I really have a problem with the f-word.
I only ever hear it in Christian contexts, and it makes me grind my teeth every time. If I had my way, every use of it would warrant a £1 coin being placed in a penalty jar, and then every month we could all go out for cake or make a donation to charity or something lovely like that.
Fellowship. I’m getting sweaty palms just typing it. To a millennial such as myself, I associate the word with either one of two things:
- Brain surgeons, as depicted by medical TV dramas (‘You should totally go for that Neurology Fellowship, Doctor Berry…’)
In a Christian context, ‘fellowship’ instantly makes me think of avocado-coloured jumpers, beards, biscuits, and milky tea that for some reason is only served in green china cups. The church I grew up in hosted a monthly ‘Fellowship Tea’ – so, if I dig a little deeper, I think of quiche, salt and vinegar crisps, and orange squash.
So when Wendy’s raving about the lovely ‘fun, food and fellowship’ she enjoyed at the ladies’ meeting – and, in fact, when anyone uses the f-word – my brain visits all these places at once. It’s a sensory overload.
Forgive my cynicism – it’s just that I feel pretty strongly about the ways in which we communicate our faith to the outside world. Using weird words that other people don’t isn’t usually helpful. People are watching. People are listening. And even if they act completely opposite, I find that most people actually want to understand what we’re on about when we think that words like ‘fellowship’, ‘repent’, ‘tambourine’ etc are all perfectly normal in everyday conversation.
So, bear with me as I face my hang-ups about this word ‘fellowship’ (*shudder*). I’m not saying we should try to re-introduce it into twenty-first-century vocabulary, but I have been thinking about what it actually means.
The NIV uses the f-word in its translation of Acts 2:42:
‘They devoted themselves… to fellowship, to the breaking of bread and to prayer.’
Food and prayer. I can do both of those things. So far, so good.
My trusty dictionary (Google) tells me that fellowship is
‘friendly association, especially with people who share one’s interests.’
Doesn’t sound too painful. No mention of quiche or surgeons or hobbits. The first word is ‘friendly’ – not ‘religious’. Interesting. I don’t know about you, but I think Jesus is pretty interesting. So, in theory, spending time with other people who also think that Jesus is interesting ought to make for an interesting time. And for goodness’ sake, we should be friendly about it. With me so far?
Jesus is what we have in common. ‘Fellowship’, therefore, is ignoring all the stupid little things that so often divide us. We’re all friends here, because JESUS. And in collecting my thoughts on this, it’s slowly dawning on me that my weekly small group gets together for one key thing: fellowship.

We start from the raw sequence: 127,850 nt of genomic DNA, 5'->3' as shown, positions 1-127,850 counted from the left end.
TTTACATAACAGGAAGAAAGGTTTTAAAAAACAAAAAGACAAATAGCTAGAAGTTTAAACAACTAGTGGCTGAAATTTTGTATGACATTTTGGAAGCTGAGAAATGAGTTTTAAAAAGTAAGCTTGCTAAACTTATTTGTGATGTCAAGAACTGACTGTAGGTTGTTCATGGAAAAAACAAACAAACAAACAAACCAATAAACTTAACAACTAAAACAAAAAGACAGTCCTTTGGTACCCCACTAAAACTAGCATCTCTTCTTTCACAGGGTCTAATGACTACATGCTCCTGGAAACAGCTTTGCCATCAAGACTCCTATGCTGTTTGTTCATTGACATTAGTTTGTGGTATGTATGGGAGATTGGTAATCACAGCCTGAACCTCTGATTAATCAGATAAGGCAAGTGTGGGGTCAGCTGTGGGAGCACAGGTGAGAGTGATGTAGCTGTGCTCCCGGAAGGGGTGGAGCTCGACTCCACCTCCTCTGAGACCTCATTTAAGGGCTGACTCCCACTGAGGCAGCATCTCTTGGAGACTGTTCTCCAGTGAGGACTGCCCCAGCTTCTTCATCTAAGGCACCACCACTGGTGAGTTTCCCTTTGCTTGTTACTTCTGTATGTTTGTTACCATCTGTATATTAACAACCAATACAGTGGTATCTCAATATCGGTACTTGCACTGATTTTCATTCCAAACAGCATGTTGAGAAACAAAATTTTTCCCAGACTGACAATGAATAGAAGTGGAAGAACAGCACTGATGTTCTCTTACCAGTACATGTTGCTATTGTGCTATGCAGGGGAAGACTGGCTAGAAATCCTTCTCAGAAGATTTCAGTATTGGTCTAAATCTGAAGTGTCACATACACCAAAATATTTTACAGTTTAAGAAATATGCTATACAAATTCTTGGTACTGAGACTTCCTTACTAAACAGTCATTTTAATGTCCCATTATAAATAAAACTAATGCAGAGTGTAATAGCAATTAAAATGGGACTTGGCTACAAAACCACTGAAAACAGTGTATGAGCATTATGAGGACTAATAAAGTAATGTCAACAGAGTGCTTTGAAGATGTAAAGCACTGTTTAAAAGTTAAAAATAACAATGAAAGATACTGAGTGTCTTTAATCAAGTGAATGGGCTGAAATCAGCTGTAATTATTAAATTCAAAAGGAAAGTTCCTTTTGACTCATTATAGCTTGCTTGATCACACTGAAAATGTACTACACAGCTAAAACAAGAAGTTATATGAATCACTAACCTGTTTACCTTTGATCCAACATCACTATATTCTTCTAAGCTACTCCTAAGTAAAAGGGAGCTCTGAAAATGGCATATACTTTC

OK – so, fellowship and small groups. The more I break this down, the more synonymous they seem.
Both actively require meeting with other people to focus on the Person who’s brought us together in the first place. We have some bizarre, holy bond because of our common interest in Him. It doesn’t matter about the (possibly terrible) music, or the quality of coffee (though that actually matters a great deal to me). The social barriers become obsolete. So when Wendy’s raving about the wonderful fellowship, what she actually means is that she and her friends had a cracking meal and enjoyed hanging out because their friendship operates on a deeper level, what with it being held together by their mutual love of the Saviour of humanity and all that.
Because of the ‘fellowship’ of my small group, I meet weekly with people who – in all honesty – I very much doubt I’d have bothered getting to know otherwise. They are brilliant people of different spheres and backgrounds and careers and ages and circumstance. Most of them are nothing like me. I think that’s the best part. But we can open up and chat about real stuff and pray about things that matter because there’s this other guy in the room too, and His name’s Jesus, and He likes that sort of thing.
So just in case our friends and colleagues – the ones who aren’t well-versed in Christianese – are equally baffled by the concept of ‘fellowship’ and mental images of scalpel-wielding hobbits, I’m wondering how we could explain this brilliant next-level-friendship-thing that Christianity offers. And I’m still wondering, which means I don’t have a nice, shiny conclusion to present to you. But let’s at least think about what it is we’re saying when we drop the f-word into conversation – and the next time you hear it, I hope it brings a smile to your face.
About Rebecca Berry
Rebecca (Bex) is the acting Lead Editor at CWR. She and her husband have run a small group at their church, Emmaus Road Guildford, for over three years. She loves pie of all kinds.